The walking danger of Coors Boulevard, particularly Coors at/near Rio Bravo Boulevard, received its 15 minutes of media infamy (actually just under six) in a piece by KOB’s Chris Ramirez and crew that aired last night.
The story has a solid outlining of Coors walking deaths, and comments that both encourage and discourage from BernCo Commissioner Steven Michael Quezada:
Commissioner Quezada compares Coors to Tramway Boulevard because both are major corridors in the metro area. Quezada said the difference lies in the fact that Tramway is in the city, in the upscale foothills.
“You look at Tramway and you see beautiful bridges and bike paths and these great community driven infrastructure needs,” said Quezada. “I support proper infrastructure on the northeast side of town, I just want it equitably done on the South Valley and Southwest Mesa. That’s what I’m asking for.”
Commissioner Quezada adds that because Coors is a state highway, the state must sign off on any improvements and ideally pay for them.
“I’ll be honest with you, it hasn’t been easy my first couple of years having conversations with the state,” said Quezada. “Dennis Chavez and Coors Boulevard are my two priorities in that area when it comes to safety and when it comes to really trying to put in proper infrastructure needs.”
Commissioner’s Quezada Coors/Tramway comparison is a good one, while his honesty in being thwarted so far by the State and NMDOT gets at one of the three bureaucratic hearts (City, BernCo, State) that have made Coors what it is, and very much is not. Of course there’s a difference between acknowledging and stating a problem versus getting the problem fixed, and we seem far from the “fixing stage” when it comes to Coors, particularly in the far South Valley.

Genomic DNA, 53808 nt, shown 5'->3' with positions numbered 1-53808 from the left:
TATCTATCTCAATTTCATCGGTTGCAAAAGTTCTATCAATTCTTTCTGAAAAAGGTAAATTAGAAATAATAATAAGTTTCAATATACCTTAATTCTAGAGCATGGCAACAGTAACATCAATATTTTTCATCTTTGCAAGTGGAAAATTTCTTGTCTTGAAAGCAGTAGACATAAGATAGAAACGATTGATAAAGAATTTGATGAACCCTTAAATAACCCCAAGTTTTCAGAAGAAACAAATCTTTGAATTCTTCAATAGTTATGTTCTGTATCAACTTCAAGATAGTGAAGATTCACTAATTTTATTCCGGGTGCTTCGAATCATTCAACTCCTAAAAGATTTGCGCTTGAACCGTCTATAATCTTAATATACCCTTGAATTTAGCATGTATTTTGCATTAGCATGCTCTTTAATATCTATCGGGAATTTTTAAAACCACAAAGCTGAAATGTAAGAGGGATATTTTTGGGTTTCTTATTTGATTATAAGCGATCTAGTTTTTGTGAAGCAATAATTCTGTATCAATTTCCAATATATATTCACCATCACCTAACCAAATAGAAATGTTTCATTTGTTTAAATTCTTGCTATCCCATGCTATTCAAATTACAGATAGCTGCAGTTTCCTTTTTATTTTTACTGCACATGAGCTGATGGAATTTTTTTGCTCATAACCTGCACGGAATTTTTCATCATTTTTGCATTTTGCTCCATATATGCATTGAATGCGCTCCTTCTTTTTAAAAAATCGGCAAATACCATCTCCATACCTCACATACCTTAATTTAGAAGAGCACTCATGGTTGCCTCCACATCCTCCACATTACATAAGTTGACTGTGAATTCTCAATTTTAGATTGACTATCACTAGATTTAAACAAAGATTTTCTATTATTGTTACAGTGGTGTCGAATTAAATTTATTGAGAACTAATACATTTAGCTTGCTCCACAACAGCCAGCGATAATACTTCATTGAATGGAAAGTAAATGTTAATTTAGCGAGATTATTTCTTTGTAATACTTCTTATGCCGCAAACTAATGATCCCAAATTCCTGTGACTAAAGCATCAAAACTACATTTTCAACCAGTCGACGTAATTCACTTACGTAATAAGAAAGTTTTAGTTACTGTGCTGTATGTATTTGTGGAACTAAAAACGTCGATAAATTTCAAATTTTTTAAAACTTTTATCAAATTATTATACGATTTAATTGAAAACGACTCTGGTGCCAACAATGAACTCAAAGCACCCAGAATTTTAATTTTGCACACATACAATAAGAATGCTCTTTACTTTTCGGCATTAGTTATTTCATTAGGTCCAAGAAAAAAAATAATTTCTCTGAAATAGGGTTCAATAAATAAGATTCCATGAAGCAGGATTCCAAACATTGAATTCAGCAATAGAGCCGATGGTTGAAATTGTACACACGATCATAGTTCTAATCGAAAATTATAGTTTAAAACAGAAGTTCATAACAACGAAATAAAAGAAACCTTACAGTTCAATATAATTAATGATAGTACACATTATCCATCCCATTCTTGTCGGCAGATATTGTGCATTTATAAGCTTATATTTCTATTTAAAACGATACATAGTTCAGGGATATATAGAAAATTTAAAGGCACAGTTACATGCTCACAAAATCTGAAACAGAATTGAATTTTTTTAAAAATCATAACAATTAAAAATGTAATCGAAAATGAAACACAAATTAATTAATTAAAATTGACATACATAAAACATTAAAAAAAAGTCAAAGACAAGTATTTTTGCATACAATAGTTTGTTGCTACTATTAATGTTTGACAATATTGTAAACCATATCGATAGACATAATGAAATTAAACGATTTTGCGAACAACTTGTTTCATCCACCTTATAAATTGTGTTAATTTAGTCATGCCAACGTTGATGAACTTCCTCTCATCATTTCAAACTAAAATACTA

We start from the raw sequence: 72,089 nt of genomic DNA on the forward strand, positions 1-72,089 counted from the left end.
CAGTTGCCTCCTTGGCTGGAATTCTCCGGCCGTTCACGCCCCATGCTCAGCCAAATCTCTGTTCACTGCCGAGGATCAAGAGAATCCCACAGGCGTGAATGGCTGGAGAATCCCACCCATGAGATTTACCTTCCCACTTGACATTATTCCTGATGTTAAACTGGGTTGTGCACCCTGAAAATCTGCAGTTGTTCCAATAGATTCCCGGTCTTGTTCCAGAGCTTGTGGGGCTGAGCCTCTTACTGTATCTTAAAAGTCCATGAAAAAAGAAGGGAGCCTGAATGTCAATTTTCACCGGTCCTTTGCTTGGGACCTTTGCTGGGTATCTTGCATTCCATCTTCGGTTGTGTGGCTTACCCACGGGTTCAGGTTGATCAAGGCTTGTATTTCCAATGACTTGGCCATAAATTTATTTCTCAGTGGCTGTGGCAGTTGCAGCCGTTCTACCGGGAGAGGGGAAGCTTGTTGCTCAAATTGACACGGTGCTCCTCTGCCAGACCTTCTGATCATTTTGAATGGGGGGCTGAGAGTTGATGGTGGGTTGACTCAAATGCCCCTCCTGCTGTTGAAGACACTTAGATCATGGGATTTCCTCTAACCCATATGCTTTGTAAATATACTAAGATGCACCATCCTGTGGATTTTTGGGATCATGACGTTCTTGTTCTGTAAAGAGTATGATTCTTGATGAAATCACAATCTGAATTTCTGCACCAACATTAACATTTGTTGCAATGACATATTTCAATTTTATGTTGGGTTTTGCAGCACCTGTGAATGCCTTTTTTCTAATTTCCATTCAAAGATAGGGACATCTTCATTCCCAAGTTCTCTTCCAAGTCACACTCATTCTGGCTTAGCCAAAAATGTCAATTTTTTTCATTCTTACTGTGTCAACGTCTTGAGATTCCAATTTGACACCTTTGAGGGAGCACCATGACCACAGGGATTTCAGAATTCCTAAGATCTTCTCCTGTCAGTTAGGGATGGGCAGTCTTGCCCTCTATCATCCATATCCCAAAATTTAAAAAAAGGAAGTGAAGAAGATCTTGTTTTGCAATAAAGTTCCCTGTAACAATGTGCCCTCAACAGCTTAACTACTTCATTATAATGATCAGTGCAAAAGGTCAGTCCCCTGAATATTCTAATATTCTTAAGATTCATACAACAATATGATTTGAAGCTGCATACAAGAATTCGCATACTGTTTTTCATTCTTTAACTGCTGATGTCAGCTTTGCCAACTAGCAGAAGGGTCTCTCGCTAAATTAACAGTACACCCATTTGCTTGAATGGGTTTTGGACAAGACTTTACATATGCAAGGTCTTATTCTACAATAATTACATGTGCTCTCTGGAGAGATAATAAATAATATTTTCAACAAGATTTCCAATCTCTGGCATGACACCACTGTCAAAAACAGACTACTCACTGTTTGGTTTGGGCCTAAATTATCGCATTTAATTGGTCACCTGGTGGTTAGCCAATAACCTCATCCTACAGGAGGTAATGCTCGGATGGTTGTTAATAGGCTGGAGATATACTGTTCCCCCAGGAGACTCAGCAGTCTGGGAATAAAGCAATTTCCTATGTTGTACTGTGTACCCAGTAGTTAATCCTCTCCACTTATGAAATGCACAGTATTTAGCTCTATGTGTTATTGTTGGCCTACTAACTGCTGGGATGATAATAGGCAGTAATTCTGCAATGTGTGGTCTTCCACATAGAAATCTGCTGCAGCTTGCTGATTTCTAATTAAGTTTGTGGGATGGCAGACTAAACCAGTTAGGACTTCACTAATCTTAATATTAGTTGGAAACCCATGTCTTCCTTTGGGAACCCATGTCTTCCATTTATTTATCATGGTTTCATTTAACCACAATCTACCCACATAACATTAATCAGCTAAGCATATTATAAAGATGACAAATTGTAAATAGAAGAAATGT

Those three layers of bureaucracy, an example of “polycentric governance,” as I believed it’s called, have mucked up Coors at/near Rio Bravo, allowing developers to develop Walmart and other reasons to walk (shops, medical facilities, etc.) without making damn sure it’s safe to walk. Perhaps mainstream media reports such as KOB’s last night will help change that. As the Commissioner alludes, maybe our new Governor and NMDOT Director will help as well.
Unfortunately, there’s reason to be pessimistic. BB encourages you to check out Coors at Rio Bravo/Dennis Chavez today. Note how long now the building boom has gone on down here (I live about a mile away); note also how damn little has been done to make walking safe now, almost 15 years after the Walmart Supercenter opened. Last time I checked, that damn red light at Coors/Las Estancias STILL hasn’t been made operable, as alluded to in Mr. Ramirez’ piece last night, regardless of how many times and for how many years that fact has been mentioned here at Better Burque.
Then again, public policy changes have happened over the years due to the media spotlight of investigatory local news, and that and a few thousand more BB posts about the problems for walkers at/near Coors & Rio Bravo of Coors can’t hurt.
So put this one on the pile.
At some point maybe the pile will reach eye-level of those at City, County, NMDOT, and Governor’s Office whose developer-driven and funded “polycentric governance” has led to the walking death trap reported upon last night.
Thanks to Mr. Ramirez and Crew for doing so, and KOB for airing this information.
2 thoughts on “KOB-TV Looks at Walking Deaths Along Coors Boulevard”
[…] update to this morning’s BB post and the story on KOB last night regarding how deadly it is to walk Coors Blvd., I went out to […]
[…] high walking fatalities and low-income and/or minority areas is unmistakable. It’s something BernCo Commissioner Steven Michael Quezada brought up when talking Coors Boulevard’s dangers in the South Valley a week or so ago. Many, […]